Relator Fees and Settlements of Medical Transportation Fraud Cases
A whistleblower received a Relator Fee of over $4.9 million of the recovery from a $21 million settlement in August of 2018, in a case where seven ambulance industry defendants agreed to settle allegations that they offered kickbacks to several municipal entities to secure business. See Press Release, Office of Pub. Affairs, U.S. Dep’t of Justice, Ambulance Company and its Municipal Clients Agree to Pay Over $21 Million to Settle Allegations of Unlawful Kickbacks and Improper Financial Relationships (Aug. 27, 2018).
In March of 2018, an ambulance services provider agreed to pay $9 million to settle allegations that it submitted false or fraudulent claims to Medicare, Medicaid, and TRICARE for ambulance transports that were not medically necessary, that did not qualify as Specialty Care Transports, and that should have been billed to other payers. See Press Release, Office of Pub. Affairs, U.S. Dep’t of Justice, Ambulance Company to Pay $9 Million to Settle False Claims Act Allegations (Mar. 28, 2018).
In May of 2016, the City of New York agreed to pay $4.3 million to resolve claims that between 2008 and 2012, the New York City Fire Department received reimbursement for emergency ambulance transport for Medicare patients that was not medically necessary. See Press Release, U.S. Atty’s Office for the Southern Dist. of New York, U.S. Dep’t of Justice, Manhattan U.S. Attorney Announces $4.3 Million Settlement of False Claims Act Action Based on New York City Fire Department’s Receipt of Improper Reimbursements From Medicare (May 5, 2016).
In a case that began as a qui tam lawsuit by a former employee of the ambulance company, the whistleblower received a Relator Fee of $1.2 million out of the $7.5 million settlement proceeds in May of 2015, when nine hospitals and one ambulance company agreed to settle allegations that they billed for allegedly unnecessary basic life support and nonemergency transports. See Press Release, U.S. Attorney’s Office, Middle Dist. of Fla., U.S. Dep’t of Justice, United States Settles False Claims Act Allegations Against Multiple Jacksonville Hospitals And An Ambulance Company For $7.5 Million (May 8, 2015).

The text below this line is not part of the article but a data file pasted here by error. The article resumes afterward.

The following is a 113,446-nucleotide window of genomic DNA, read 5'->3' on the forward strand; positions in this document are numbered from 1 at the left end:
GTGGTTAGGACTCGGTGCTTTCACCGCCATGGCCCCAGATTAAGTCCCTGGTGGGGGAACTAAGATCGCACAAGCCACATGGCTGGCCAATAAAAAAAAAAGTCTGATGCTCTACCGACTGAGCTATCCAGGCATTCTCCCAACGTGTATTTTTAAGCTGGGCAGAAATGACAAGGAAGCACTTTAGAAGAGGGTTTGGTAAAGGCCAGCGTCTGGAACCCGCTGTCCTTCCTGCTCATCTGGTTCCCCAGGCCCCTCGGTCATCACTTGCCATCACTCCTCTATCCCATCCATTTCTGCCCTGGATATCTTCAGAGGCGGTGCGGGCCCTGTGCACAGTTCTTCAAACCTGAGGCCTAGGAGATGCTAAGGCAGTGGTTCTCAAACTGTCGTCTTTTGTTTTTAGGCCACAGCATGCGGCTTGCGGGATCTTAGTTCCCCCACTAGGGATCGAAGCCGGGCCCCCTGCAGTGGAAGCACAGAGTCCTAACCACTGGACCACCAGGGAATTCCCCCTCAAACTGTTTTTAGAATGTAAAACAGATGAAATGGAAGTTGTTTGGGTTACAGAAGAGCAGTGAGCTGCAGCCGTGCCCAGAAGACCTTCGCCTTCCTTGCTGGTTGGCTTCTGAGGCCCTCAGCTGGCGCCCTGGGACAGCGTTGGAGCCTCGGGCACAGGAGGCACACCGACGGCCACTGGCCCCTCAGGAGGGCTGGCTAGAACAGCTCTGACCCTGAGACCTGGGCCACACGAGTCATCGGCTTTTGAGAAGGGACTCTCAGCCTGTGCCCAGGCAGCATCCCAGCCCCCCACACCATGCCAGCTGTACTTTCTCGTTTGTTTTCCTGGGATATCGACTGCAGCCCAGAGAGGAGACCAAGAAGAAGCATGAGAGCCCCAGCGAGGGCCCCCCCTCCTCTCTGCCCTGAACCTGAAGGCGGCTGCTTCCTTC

In November of 2015, a skilled nursing facility company agreed to pay nearly $3.2 million to resolve claims that it violated the AKS by accepting kickbacks from ambulance companies in return for providing rights to the companies for profitable transportation referrals for Medicare and Medicaid. See Press Release, U.S. Atty’s Office for the Southern Dist. of Texas, U.S. Dep’t of Justice, Skilled Nursing Facility Company Agrees to Pay More Than $3 Million to Resolve Kickback Allegations (Nov. 30, 2015).
Liberty Ambulance Service, Inc. (Liberty) entered into an FCA settlement agreement to resolve allegations that it submitted false claims to Medicare for transportation services. Specifically, the settlement agreement resolves allegations that, from June 29, 2005, to January 5, 2016, Liberty billed for: (1) Non-Emergency Advanced Life Support (ALS) services when only the less expensive Non-Emergency Basic Life Support (BLS) services were medically reasonable and necessary; (2) emergency services for hospital-to-hospital transports and scheduled transports when only the less expensive NonEmergency services were medically reasonable and necessary; (3) NonEmergency BLS or ALS services for ambulance transports that were not medically necessary because transportation by other means was not contraindicated; and (4) emergency transports to residences when only the less expensive Non-Emergency services were medically reasonable and necessary. Liberty agreed to pay $1.2 million. See 2017 OIG Annual Report.
In January 2017, a previously excluded provider, was sentenced in New Jersey to 18 years in prison for, among other things, his illegal operation of an ambulance company that billed Medicare and Medicaid. In 2004, the defendant was excluded from participating in Medicare or Medicaid for a minimum of 11 years as a result of a state conviction for Medicaid fraud. From at least 2005-2014 and in violation of the exclusion, the defendant operated K&S Invalid Coach in his brother’s name. During this time, Medicare and Medicaid paid over $9 million in claims to K&S. The defendant also engaged in tax evasion, paying numerous employees’ salaries and all employees overtime “off the books.” In response to a Department of Labor audit in 2014, the defendant instructed all of the company’s employees to lie to the Department of Labor about the number of hours they worked and instructed certain employees to falsify timekeeping records to match false reports that had been made to the company’s payroll accountant. Following a bench trial, during which the defendant attempted to influence a government witness, he was convicted of all 17 counts of the indictment charging him with health care fraud, obstructing a federal audit, tax evasion, and money laundering. The defendant was also ordered to pay $8.8 million in restitution. See 2017 OIG Annual Report.